Evaluating Information (Watch Time: 2 minutes 37 seconds)
In this tutorial we will discuss evaluating sources. Evaluating resources is an essential part of the research process. The strength and credibility of your work will rely on the quality of the sources that you use to support your arguments.
Ask yourself these questions when looking at information:
There are many different evaluation "tests" that can be used but the CRAAP Test from the California State University, Chico library provides a handy mnemonic and guide with questions to keep in mind while evaluating.
The following can be used as a general guideline for evaluating information found on the web. When in doubt, speak to your professor or ask a reference librarian for assistance.
The domain of a website gives important clues to its credibility. You can find the domain name, sometimes called the domain suffix, in the URL of the website – it’s the .com in amazon.com, and the .edu in bentley.edu. Domain names follow patterns established by domain name registering agencies, and you can use those patterns to discern clues about the purpose and geographic origin of a website.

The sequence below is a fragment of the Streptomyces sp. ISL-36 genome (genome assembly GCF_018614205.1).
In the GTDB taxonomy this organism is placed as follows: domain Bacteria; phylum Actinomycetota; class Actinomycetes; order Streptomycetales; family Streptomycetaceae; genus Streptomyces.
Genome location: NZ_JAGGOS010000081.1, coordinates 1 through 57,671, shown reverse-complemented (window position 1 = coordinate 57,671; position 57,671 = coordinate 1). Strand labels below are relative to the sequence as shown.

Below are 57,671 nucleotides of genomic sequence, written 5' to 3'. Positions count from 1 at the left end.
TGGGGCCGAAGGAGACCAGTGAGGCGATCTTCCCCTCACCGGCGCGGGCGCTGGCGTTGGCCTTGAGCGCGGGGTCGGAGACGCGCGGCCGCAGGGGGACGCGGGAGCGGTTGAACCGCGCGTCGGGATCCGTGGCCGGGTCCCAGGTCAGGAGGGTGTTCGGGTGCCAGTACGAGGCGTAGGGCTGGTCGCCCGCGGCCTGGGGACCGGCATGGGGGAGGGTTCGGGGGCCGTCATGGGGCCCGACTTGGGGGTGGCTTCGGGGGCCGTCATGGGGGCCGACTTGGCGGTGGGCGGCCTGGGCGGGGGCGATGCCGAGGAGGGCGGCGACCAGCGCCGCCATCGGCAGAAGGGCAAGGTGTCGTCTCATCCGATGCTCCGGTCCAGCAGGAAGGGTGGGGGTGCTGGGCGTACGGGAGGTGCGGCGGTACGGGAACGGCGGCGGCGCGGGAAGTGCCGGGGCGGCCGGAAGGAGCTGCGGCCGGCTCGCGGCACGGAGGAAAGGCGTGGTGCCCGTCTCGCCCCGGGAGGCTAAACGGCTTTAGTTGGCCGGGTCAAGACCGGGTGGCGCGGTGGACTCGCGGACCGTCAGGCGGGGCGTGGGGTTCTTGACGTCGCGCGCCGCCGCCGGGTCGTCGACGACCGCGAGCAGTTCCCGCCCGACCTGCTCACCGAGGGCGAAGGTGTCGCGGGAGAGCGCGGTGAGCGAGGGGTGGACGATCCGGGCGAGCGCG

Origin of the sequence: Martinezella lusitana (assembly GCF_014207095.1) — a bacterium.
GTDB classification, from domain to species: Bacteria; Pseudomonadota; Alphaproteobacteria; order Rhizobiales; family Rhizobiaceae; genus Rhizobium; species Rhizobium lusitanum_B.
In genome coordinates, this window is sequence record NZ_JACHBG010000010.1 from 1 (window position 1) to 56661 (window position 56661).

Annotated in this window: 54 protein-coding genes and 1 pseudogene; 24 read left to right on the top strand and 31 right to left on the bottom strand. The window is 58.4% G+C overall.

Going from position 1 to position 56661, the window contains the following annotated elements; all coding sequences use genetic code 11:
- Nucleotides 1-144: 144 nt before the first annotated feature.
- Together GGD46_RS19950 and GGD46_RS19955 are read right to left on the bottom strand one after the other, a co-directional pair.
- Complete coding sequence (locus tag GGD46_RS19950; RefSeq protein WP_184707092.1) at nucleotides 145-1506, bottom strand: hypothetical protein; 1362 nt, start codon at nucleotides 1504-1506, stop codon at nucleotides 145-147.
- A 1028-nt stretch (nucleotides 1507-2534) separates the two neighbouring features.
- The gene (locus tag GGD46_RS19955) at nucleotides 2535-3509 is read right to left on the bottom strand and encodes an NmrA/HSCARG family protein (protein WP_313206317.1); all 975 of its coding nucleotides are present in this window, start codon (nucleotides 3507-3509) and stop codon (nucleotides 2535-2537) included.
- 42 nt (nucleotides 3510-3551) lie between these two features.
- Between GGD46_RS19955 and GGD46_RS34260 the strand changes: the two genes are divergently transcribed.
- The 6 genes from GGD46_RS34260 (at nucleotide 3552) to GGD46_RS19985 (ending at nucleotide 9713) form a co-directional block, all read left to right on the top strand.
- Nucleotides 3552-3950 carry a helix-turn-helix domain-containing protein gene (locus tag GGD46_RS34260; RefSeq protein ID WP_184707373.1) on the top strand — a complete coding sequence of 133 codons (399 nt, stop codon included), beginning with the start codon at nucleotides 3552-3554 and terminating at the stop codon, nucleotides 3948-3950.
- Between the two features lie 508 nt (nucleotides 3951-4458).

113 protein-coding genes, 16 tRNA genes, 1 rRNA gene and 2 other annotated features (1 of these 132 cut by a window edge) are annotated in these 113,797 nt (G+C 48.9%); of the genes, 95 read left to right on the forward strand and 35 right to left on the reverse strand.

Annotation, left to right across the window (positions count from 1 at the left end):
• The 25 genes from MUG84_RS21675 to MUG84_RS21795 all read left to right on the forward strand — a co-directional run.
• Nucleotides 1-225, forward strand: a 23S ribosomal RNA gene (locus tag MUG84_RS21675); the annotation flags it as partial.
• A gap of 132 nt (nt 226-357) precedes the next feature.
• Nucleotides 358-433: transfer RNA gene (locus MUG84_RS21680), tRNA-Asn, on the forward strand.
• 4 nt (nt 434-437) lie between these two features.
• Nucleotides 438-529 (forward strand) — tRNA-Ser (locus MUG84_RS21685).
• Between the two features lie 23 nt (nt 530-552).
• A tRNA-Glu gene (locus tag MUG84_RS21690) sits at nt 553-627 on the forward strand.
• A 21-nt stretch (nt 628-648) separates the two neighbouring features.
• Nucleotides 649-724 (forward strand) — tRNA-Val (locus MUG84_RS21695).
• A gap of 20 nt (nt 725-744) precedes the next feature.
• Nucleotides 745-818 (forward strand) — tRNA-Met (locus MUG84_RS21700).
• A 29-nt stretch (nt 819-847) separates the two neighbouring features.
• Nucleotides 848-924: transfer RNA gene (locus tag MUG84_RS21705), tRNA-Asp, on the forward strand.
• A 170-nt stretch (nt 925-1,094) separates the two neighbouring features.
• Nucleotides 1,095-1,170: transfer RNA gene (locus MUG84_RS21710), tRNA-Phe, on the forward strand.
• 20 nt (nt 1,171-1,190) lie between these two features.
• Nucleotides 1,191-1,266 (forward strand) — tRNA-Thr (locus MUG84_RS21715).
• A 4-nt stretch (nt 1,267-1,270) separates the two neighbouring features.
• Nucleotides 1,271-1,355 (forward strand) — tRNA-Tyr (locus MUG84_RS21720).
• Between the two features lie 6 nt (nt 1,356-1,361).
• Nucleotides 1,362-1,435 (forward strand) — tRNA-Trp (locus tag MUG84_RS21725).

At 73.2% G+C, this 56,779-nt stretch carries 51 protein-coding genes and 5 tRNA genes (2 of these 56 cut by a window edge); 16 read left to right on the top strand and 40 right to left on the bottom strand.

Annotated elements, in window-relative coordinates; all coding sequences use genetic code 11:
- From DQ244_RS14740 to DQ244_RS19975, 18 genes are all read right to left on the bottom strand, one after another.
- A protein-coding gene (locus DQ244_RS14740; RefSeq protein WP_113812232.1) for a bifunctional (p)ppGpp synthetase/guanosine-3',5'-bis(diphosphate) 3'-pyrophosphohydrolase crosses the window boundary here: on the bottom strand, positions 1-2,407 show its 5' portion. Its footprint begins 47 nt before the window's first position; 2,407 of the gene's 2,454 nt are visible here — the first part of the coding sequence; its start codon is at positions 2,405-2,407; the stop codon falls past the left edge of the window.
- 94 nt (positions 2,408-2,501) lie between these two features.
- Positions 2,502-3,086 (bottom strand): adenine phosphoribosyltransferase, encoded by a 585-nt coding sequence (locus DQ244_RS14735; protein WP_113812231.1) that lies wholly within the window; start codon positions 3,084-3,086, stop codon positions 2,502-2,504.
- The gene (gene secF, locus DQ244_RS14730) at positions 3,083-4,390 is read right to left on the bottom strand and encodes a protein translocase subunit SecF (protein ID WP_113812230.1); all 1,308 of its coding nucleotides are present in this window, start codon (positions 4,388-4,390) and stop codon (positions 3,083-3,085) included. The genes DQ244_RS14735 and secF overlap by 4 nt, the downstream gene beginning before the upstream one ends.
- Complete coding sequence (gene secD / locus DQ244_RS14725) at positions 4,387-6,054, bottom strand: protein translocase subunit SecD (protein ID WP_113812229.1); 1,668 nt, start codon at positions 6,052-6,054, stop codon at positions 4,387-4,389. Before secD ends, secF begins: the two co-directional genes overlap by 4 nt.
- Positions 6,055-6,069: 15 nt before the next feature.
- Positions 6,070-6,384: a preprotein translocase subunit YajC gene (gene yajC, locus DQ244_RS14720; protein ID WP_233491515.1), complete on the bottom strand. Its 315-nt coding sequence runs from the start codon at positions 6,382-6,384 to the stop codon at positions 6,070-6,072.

Some domains are better sources for credible information. For example, websites containing .edu or .gov originate from accredited postsecondary educational institutions or US government offices. As such, they are usually more credible than .com or .cc websites that may have a commercial focus.
A confusing domain is .org. This domain is available to non-profit and for-profit organizations. While non-profit implies the organization does not have a commercial interest, it still could have biased or inaccurate information to further their agenda.
In general, here are some domain guidelines you can use when viewing a website: